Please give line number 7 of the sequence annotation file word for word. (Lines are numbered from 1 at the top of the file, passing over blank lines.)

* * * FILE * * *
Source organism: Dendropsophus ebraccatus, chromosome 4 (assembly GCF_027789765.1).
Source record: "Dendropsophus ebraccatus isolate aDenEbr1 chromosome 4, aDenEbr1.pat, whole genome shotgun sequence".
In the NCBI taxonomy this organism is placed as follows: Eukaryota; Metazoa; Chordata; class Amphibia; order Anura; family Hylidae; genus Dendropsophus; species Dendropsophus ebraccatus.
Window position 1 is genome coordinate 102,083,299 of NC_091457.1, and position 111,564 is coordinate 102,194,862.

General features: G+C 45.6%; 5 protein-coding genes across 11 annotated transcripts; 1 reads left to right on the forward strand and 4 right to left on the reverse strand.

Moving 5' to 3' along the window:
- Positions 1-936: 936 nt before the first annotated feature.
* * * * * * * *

- Positions 1-936: 936 nt before the first annotated feature.